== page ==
July 1, 2006
Fourth Circuit finds fast-track variance unreasonable
While I was making a fast-track departure to the golf course Friday afternoon, the Fourth Circuit in US v. Perez-Pena, No. 05-5054 (4th Cir. June 30, 2006) (available here), ruled that a variance based on fast-track disparity is unreasonable. Here are some key passages from the opinion authored by Judge Wilkins, the first Chair of the US Sentencing Commission:
The Government first argues that the district court erred to the extent that it imposed a below-guidelines sentence to account for sentences received by defendants participating in fast-track programs. We agree....
There is no denying that Congress has decided that governmental law enforcement or administrative concerns warrant sentencing disparities between defendants with similar criminal conduct and records, under some circumstances.... Defendants who are fortunate enough to be able to offer the Government what it wants can obtain reduced sentences not because they deserve the reductions, but because the reductions are the leverage that allows the Government to get what it wants. Thus, the resulting reductions (and disparities with otherwise similarly situated defendants) serve an important purpose....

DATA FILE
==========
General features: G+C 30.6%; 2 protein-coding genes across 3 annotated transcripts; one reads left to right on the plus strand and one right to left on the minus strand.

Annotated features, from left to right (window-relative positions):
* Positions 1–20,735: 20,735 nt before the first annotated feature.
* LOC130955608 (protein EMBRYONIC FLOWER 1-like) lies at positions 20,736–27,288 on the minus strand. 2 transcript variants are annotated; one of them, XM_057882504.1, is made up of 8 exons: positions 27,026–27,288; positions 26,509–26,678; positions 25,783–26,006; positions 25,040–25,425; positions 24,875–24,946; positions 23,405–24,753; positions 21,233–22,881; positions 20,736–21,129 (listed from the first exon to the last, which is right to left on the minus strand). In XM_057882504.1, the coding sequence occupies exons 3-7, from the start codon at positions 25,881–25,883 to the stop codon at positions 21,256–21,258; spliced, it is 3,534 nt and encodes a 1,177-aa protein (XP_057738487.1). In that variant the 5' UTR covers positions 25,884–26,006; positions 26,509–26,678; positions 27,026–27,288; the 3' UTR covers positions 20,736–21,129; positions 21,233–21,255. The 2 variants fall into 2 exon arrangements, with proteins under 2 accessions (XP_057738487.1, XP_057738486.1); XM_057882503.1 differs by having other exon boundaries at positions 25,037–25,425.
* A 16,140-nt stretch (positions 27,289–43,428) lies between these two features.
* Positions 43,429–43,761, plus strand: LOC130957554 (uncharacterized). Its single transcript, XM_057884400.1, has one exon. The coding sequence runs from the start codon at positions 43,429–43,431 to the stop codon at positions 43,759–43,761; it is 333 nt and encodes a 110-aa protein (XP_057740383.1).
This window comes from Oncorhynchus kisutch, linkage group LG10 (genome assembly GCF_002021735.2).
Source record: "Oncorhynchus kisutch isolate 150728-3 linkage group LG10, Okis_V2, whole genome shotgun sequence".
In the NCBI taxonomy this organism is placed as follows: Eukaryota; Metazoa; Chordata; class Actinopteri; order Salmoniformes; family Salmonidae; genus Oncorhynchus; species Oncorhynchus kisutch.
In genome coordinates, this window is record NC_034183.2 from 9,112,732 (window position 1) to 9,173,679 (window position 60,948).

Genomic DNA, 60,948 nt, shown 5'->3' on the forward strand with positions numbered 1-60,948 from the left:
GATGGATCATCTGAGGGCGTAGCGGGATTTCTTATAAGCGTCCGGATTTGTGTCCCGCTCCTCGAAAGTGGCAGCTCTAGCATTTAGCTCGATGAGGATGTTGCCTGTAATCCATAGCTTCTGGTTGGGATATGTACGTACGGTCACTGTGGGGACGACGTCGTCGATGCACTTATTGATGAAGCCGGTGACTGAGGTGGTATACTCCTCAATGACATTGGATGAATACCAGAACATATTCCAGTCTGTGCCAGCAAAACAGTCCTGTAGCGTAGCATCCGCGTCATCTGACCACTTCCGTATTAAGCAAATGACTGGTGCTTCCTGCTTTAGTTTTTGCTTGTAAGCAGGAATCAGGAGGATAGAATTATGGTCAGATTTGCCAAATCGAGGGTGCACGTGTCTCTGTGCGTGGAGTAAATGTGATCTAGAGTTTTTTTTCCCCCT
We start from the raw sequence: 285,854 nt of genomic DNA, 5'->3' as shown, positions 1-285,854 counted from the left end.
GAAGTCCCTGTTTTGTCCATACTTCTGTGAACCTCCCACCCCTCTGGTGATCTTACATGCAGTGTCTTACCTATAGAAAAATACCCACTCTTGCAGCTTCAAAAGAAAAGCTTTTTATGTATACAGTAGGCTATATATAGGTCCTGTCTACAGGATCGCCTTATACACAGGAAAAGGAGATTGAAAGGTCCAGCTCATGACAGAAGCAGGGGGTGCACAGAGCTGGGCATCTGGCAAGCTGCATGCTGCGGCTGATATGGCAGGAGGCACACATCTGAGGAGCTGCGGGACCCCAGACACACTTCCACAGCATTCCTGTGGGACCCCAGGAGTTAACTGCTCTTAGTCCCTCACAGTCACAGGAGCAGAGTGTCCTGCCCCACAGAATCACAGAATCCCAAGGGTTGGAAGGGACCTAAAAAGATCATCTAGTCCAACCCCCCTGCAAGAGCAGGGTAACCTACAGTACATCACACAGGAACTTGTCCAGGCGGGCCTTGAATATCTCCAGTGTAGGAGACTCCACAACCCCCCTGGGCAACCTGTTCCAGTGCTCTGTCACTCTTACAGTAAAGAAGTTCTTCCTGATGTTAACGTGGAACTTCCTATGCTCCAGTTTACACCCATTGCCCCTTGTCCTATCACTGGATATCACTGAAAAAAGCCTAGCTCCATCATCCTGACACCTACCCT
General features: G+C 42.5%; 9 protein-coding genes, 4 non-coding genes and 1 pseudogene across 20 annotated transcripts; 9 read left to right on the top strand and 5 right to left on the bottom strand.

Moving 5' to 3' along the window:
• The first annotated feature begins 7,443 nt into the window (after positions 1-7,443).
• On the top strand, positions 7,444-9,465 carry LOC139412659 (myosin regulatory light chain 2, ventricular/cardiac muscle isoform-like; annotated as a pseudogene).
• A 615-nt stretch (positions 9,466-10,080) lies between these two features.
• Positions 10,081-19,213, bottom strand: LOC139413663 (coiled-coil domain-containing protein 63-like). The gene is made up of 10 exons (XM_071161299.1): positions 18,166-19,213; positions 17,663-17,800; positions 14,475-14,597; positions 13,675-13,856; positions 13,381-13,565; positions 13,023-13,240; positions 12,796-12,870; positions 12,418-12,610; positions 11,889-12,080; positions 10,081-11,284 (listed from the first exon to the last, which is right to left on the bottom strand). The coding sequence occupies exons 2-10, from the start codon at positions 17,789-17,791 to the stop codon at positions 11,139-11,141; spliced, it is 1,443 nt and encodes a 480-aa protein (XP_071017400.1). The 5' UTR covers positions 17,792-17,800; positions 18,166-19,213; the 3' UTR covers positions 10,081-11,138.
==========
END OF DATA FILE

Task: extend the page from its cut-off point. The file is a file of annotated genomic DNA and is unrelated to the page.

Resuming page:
[C]omparing the sentences of defendants who helped the Government to those of defendants who did not—regardless of why some were in a position to help and others were not—is comparing apples and oranges. For this reason, Congress could not have intended that disparities resulting from the exercise of prosecutorial discretion could be determined to be "unwarranted."...
In short, there is no reason to believe that Congress intended that sentencing disparities between defendants who benefitted from prosecutorial discretion and those who did not could be "unwarranted" within the meaning of § 3553(a)(6). We therefore conclude that the need to avoid such disparities did not justify the imposition of a below-guidelines variance sentence.
July 1, 2006 at 08:10 AM | Permalink
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